10. I don’t have a problem with polygamy. Other peoples’ sleeping arrangements are none of my business, and it is at least a recognised traditional form of marriage globally, which is more than you can say for teh gheys.

    I’ve always wanted to marry identical twins, myself. I did nearly marry one once. But not the other. The other was a disappointing identical twin in looking very little like the one I nearly married, not least by being about 50% more abundant in subcutaneous lipids, and I didn’t fancy her at all. Which was strangely both a disappointment and a relief; the former because it ruined my nascent fantasies, and the latter because it ruined my nascent fantasies.

    Anyway, I have no particular problem with polygamy personally, at least if done in the modern way for reasons of affection and rumpy pumpy rather than as a means to aquire more goats and camels. I have a major problem with the Levantine social value system in general, but that’s a different thing.

  11. @”sam
    September 17, 2014 at 1:42 pm
    If polygamous marriage is acknowledged by the Muslim community. And all right thinking people should respect other faiths. Then right thinking people should respect polygamous marriage. The legalising will naturally follow.

    Reminds me of a situation at university, long ago. Students paid a certain amount for the catering whether they ate in hall or not. But Jewish students who kept strict kosher (and, I think Muslims who kept halal, but I can’t remember) were exempt on the grounds that they couldn’t eat there. Then the strict vegans – who also reckoned they couldn’t – started to argue that they should receive the same treatment, as there was no reason why their beliefs should be regarded as any less valid.

    So for shite and giggles my mate and I demanded that we should be exempt as well, because we believed passionately in “not eating shit food”. And were told roundly, and probably rightly, to piss off.”

    Why rightly? Surely the same rights should apply to everyone.

  12. Actually living with three women is the ideal number because they argue with each other and you can sneak off to the pub.

  13. Polygamy …also known as freedom and liberty.
    Up to a point Lord Copper.
    Marriage is about having and raising kids, and under sharia law, this bloke gets automatic custody of them from age 5 (I think; could be 4) and has us kafirs fund them and wives beyond #1 via child & single parent benefits.
    Not very libertarian.

  14. In “Roughing It”, Mark Twain describes a visit to Salt Lake City in the 1860s, and a meeting with a polygamist. This man’s troubles with his wives matches with what Steve said.

  15. Steve – “People tend to assume the women in polygamous relationships are downtrodden domestic servants. Maybe in the harems of the East (though I have no idea), but does anybody seriously think Western women become docile and deferential when they’re shacked up in a Mormon multiple marriage?”

    Well yes. I do. Up to a point. Look, in modern marriage the wife has the upper hand partly because she knows she can push the nuclear Divorce button and the whole edifice of the state will come down on her soon-to-be-ex like a ton of bricks. She doesn’t even have to do it. She just has to remind him every now and then that he will face two decades of poverty and indentured servitude if she does not get her way.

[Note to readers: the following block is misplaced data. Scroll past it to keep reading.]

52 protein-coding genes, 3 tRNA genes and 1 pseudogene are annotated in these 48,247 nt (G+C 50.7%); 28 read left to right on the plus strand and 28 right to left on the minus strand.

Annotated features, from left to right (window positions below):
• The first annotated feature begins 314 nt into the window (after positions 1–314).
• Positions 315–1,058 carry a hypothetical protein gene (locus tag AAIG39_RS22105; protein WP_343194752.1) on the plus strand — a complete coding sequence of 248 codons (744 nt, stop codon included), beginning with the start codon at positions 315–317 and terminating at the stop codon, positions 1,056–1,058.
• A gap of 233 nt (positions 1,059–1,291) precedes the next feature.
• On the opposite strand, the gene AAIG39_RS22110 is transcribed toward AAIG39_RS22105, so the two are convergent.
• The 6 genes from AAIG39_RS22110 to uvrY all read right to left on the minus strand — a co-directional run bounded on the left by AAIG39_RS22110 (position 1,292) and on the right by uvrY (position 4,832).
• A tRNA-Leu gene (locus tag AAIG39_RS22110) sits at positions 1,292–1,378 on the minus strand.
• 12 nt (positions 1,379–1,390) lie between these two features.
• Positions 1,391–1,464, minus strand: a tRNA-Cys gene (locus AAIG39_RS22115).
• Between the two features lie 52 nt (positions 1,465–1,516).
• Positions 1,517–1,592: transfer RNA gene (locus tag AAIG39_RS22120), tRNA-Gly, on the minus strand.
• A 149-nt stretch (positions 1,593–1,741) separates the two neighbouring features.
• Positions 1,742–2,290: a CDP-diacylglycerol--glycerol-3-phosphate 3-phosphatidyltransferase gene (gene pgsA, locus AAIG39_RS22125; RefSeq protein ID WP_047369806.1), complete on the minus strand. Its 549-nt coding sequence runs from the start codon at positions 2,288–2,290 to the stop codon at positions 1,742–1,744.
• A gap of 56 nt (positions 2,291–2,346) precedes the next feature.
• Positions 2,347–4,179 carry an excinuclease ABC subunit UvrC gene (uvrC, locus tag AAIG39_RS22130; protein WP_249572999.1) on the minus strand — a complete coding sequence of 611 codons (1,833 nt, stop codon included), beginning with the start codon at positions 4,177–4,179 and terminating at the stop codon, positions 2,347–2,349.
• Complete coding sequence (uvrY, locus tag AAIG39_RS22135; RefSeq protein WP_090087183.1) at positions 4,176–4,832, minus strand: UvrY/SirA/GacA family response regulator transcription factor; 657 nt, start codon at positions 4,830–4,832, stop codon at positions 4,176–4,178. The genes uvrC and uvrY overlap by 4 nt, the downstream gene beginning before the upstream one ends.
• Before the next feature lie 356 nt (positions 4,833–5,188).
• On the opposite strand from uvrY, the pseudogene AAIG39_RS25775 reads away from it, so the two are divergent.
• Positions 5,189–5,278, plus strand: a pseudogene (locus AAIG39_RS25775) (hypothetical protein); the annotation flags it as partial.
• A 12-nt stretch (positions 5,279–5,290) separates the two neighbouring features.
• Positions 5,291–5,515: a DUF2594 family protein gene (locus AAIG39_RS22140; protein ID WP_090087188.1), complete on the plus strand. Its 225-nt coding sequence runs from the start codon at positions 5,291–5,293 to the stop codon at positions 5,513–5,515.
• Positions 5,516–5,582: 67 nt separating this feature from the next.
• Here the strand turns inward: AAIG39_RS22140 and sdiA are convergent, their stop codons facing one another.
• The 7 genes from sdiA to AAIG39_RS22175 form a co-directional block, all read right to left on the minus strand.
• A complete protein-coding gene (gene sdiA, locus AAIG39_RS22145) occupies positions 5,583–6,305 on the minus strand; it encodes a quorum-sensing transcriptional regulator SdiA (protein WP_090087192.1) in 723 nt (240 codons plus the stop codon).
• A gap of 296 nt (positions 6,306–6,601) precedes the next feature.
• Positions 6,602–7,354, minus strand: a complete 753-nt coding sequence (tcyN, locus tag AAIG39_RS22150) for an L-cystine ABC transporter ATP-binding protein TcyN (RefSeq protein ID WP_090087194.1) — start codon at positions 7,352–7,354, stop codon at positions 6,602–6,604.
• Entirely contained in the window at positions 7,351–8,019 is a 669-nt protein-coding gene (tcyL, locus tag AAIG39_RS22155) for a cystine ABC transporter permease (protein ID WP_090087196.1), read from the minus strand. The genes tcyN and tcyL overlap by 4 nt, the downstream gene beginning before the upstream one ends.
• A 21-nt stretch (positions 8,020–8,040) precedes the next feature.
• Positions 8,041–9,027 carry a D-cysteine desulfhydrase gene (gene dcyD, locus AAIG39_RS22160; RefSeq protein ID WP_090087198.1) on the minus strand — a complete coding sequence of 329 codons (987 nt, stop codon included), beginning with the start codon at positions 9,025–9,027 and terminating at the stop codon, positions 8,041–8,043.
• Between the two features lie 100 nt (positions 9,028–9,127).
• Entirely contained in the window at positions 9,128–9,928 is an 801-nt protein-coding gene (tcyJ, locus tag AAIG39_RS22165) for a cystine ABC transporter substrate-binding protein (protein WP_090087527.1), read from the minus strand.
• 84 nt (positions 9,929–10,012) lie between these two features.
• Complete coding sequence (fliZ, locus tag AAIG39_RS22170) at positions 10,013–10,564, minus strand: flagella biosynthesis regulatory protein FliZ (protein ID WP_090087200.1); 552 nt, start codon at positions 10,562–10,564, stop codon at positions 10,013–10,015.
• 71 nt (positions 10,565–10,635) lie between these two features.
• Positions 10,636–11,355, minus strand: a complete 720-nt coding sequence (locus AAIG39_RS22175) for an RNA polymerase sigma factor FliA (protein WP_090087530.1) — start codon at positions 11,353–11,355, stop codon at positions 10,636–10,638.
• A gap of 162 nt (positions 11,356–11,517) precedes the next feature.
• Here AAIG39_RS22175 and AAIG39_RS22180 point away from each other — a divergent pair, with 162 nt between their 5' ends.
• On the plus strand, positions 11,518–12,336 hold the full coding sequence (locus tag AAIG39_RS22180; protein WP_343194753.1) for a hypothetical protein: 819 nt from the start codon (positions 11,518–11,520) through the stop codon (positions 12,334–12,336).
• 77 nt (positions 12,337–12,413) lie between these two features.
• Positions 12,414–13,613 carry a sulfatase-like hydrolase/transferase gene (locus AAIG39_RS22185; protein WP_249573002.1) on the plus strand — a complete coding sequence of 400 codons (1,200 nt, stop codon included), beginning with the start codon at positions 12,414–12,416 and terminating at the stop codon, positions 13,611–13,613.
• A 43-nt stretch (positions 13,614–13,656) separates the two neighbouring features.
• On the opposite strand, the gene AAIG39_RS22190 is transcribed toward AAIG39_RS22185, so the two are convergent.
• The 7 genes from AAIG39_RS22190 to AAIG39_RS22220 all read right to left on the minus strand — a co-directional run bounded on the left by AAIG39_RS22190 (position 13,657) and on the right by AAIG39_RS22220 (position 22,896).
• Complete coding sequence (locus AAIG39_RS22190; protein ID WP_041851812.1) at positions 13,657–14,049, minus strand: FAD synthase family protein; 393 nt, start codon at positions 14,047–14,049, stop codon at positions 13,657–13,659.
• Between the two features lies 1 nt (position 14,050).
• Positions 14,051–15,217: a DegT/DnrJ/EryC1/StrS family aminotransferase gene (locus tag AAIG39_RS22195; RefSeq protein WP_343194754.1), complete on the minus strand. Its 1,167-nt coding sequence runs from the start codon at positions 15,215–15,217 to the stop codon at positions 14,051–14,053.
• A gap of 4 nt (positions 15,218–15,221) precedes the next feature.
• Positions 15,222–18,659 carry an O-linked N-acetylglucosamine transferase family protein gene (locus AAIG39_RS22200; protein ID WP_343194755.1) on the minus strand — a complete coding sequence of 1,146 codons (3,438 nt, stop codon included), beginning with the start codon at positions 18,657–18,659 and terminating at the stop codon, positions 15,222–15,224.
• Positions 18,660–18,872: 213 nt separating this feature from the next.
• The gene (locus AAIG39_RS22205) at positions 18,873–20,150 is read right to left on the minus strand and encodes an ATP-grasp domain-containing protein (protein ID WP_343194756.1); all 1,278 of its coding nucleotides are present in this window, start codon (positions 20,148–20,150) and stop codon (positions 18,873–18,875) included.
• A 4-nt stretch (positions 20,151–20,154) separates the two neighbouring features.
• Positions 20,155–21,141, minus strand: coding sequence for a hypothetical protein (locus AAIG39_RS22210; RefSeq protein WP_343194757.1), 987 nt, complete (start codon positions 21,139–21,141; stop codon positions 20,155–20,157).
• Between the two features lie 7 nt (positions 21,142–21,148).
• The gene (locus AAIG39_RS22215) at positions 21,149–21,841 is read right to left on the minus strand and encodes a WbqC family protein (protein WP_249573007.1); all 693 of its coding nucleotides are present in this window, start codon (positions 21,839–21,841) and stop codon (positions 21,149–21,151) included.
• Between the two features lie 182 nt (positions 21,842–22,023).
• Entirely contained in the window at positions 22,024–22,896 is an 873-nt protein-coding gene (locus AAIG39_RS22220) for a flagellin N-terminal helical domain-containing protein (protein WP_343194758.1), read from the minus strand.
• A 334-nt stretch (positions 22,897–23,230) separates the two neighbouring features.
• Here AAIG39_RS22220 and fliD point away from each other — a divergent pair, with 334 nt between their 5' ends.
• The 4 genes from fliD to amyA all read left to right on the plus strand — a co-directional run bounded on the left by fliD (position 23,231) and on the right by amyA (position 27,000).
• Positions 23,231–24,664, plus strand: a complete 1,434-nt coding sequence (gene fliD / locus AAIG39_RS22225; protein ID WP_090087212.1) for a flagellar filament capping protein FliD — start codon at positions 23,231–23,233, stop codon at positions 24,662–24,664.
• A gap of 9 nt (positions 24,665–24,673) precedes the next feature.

But also because she can ration sex. Most women control their husbands by giving him just enough so he won’t cheat, but not enough that he is, you know, happy or anything. If the husband has another wife, she loses that power. So naturally relations are going to be wildly different in a polygamous household.

    “I seriously doubt it. More likely those guys in Utah are in a living hell with two or more women to demand why they aren’t earning more, why they don’t spend more time with them and the kids, and why doesn’t he listen?!?”

    Western men are doing it wrong. We are weak and spineless – at work and at home – and as a result women despise us. Especially those we are married to. The Mormons have stuck to a more patriarchal interpretation of the way life should be. Muslims even more so. I would bet some good money that their wives are significantly more happy. Mormons less so of course. If a wife is nagging like that it is because her husband is not manning up.

  16. Ian B – “I don’t have a problem with polygamy. Other peoples’ sleeping arrangements are none of my business, and it is at least a recognised traditional form of marriage globally, which is more than you can say for teh gheys.”

    You should have. Because other people’s sleeping arrangements have an enormous impact on society as a whole. Democracy is only compatible with monogamy. If we give it up, we give up every little remaining fragment of the liberal state and will end up like Egypt.

  17. The best defence against the legalization of polygamy was stated when this young man asked his dad why a man who had tried to be married to two wives at the same time had been sent to prison.

    The father thought for a minute, then replied, “The law is there to protect those who have demonstrated that they cannot protect themeslves.”